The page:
I recommend that you write a list of questions for the neuro to bring with you to your upcoming appointment. Bring a friend or family member with you if possible, especially if you're not feeling great. Ask about anything that is unclear or worrisome -- meds, side effects, interactions, the plan to stop meds cold turkey in 6 months -- and don't leave the appointment until you are satisfied with answers. Write down the answers, since sometimes it can be hard to remember what was said.

It's unusual to stop meds cold turkey, unless they are planning to keep you in a hospital setting for at least a week. And it can sometimes take longer than a week before the brain is provoked to seize. If they send you home after abruptly taking you off the meds it could be dangerous for and for others, so they need to clarify exactly what the plan is and why.

I think it might make more sense to taper off one or all of the meds -- slowly to protect the brain -- and do a sleep-deprived EEG towards the end of the tapering process. Sleep-deprived EEGs are more likely to generate abnormal brainwaves that can confirm an epilepsy diagnosis. (Note: you don't actually have to have a seizure during an EEG to produce brainwaves that are characteristic of epilepsy). In addition, your doctors may need to be reminded that a positive EEG can help rule in an epilepsy diagnosis, but a negative EEG can't rule it out. An experienced epileptologist may be able to make the diagnosis based on clinical symptoms alone (i.e. seizures or seizure-like episodes), and then give you advice about next steps and treatment options.

Lastly, you're not alone! Hang in there. We've all "been there" and can offer anecdotal advice, and lost of support. :)

Best,
Nakamova
 

Fedup

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Hi Pak

Welcome to C.W.E. feel lost the weight of the world is on your shoulders and you have Grand Mal seizures, this seems like a last resort. Not surprising and then you work as a lawyer in the Juvenile Court, wow, that is a great job but excuse the expression "you like playing with a loaded gun". It's ok tho feel like that, you are not on your own, I have lived with Grand Mal all my life (do not want to think of the years, ok so its 50+) and I have felt like you and gone through a lot of drugs at this stage. An EEG will not show up anything if the seizure starts deep in the Brain and an EEG is not going to say you have or have not got epilepsy.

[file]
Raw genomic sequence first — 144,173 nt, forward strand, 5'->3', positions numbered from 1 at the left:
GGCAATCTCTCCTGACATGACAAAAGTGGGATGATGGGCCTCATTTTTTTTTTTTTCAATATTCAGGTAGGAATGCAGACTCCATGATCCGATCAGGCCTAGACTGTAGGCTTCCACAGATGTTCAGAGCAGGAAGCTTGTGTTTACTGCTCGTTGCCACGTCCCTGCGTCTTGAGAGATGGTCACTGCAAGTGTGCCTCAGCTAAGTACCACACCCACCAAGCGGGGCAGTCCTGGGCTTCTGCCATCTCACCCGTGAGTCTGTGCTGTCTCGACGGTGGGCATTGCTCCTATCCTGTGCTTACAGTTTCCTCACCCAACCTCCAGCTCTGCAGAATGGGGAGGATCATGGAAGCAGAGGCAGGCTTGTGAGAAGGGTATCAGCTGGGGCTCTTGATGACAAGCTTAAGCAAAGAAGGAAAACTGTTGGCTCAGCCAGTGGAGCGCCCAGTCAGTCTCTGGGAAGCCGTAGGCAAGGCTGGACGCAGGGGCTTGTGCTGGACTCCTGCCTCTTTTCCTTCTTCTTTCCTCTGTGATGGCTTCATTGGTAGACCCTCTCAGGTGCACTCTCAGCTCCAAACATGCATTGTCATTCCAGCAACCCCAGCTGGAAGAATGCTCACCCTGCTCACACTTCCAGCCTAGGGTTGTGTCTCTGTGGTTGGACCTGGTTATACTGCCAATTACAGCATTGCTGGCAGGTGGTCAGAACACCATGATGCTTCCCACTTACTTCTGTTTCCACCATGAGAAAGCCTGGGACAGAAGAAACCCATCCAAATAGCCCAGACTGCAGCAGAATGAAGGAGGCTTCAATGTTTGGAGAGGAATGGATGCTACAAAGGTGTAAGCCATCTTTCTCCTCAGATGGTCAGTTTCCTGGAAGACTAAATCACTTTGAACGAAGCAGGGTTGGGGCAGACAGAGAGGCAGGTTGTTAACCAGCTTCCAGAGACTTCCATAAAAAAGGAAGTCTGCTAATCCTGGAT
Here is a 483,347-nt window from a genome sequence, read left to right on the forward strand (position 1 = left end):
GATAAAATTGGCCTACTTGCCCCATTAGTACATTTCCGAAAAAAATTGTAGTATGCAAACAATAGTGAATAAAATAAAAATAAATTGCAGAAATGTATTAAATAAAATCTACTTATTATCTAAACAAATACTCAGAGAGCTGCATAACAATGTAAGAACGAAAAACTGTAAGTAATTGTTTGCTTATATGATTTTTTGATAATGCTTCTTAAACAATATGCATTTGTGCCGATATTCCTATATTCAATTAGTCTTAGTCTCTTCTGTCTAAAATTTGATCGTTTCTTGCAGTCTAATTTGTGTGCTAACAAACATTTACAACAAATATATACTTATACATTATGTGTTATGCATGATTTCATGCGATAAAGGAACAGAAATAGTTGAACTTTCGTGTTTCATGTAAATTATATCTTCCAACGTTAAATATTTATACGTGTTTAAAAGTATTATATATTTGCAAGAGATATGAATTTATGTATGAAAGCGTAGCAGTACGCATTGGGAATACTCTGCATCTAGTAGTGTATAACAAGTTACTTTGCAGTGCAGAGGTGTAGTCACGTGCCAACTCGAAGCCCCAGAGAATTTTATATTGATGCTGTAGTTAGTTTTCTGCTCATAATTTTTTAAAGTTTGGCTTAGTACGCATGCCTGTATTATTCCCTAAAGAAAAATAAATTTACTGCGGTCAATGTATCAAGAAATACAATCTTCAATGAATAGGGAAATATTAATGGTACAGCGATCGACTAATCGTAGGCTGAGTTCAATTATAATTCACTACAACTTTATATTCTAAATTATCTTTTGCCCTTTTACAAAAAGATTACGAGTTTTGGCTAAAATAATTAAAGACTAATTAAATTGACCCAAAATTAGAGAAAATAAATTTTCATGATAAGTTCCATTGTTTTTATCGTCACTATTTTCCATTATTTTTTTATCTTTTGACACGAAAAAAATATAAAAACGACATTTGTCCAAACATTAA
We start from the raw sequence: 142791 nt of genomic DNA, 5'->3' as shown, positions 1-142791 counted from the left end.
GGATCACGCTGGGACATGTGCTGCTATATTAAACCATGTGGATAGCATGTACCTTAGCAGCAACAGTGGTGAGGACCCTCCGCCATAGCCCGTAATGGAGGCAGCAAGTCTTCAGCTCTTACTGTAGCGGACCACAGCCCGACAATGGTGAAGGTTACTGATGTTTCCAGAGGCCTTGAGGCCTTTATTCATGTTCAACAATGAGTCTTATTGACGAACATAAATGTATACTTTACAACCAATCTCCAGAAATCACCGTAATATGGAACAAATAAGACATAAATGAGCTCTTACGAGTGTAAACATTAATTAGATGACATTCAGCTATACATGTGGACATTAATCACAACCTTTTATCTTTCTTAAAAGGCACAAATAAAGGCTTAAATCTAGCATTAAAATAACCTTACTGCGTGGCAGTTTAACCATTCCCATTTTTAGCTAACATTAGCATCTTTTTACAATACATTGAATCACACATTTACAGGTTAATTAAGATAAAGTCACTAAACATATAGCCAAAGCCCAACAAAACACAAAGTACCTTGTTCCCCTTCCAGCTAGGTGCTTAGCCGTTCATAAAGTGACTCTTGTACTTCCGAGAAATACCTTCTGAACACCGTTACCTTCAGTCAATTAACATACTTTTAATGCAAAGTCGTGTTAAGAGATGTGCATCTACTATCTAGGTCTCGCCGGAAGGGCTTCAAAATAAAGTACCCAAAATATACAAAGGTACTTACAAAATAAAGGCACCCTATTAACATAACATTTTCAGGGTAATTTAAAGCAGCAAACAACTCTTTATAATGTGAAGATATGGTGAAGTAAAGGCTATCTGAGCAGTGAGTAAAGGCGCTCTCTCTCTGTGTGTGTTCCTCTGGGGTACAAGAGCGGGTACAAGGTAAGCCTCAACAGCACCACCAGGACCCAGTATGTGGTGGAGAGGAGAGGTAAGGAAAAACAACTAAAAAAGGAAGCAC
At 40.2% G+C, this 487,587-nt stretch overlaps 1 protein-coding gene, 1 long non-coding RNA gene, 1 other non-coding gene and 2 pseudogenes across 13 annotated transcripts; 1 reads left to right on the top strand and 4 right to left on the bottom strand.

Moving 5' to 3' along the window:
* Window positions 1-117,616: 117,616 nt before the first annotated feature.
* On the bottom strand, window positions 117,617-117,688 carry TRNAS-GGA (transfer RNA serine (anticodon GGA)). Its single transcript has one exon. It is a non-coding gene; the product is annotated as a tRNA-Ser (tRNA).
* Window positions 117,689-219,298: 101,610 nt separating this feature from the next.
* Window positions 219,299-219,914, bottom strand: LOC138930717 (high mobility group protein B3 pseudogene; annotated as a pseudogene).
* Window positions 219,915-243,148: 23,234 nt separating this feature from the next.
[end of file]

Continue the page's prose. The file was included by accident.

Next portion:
I think doctors are great crack and also extremly annoying, its good you found a neurologist you like, second question do you trust her enough to look after you, if you do you are on a winner and to answer your question, yes keppra was made by the the devil so he could have fun. I had to get off keppra it was driving me crazy and yes if it bothers you ring and tell her. Did you know keppra is known to cause outbursts of rage and anger towerds others thus it is also known as keppra rage, now it is very good for some and has no side effect for them as regards keppra rage.

Do not worry about how long it took you to type this its part and parcel of your seizure and mine actually and for me all I want to do is sleep, the headache and the heat of my body is unreal and more.
 

Sabbo

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Hello, & welcome to CWE. Grand Mal seizures are the worst. For me, the ones I had when I was 14 were the key to getting diagnosed. I haven't had any of those since then. I've always had simple partials, & began having complex partials about 20 years ago.
As everyone has said, doctors play around with our medications trying to see which combination can/will control our seizures. I've taken so many of them that I often joke about feeling like a lab rat. I'm currently taking Topiramate & Zonisamide--400mg/day of each, along with 1mg folic acid. Even then, I get 1-3 breakthrough seizures a month. The first AED I was given, Tegretol, in 1987--caused the worst allergic reaction. I had an extremely high temperature and rash so severe that my mom said I was like a fish out of water on the hospital bed. I also lost 85% of my hair, which never grew back. Keppra gave me such horrible cramps that I was doubled over in pain. Lamictil is related to Tegretol, so when my neurologist had me add it, I had to stop within a few days. I could feel the same type of rash starting to break out on my back that I had when I took Tegretol.
 

suebear

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Welcome to the group, I have been living with these since the age of 1. Started with Grand Mals then switched to Complex Partials and so on. I've gone through so many medications I feel like a medicine chest. Have learned the best way to get through day to day is to try and keep a smile rather than get frustrated as it avoids insanity.🤪 This group is the best thing that I've found to keep me on solid ground as everyone has given me hope in moving forward and staying in tune with information when I need answers whether I'm curiously asking about a new product on the market or have a situation taking place with my health. Welcome to the group again, you're in good company! :giggle:

Sue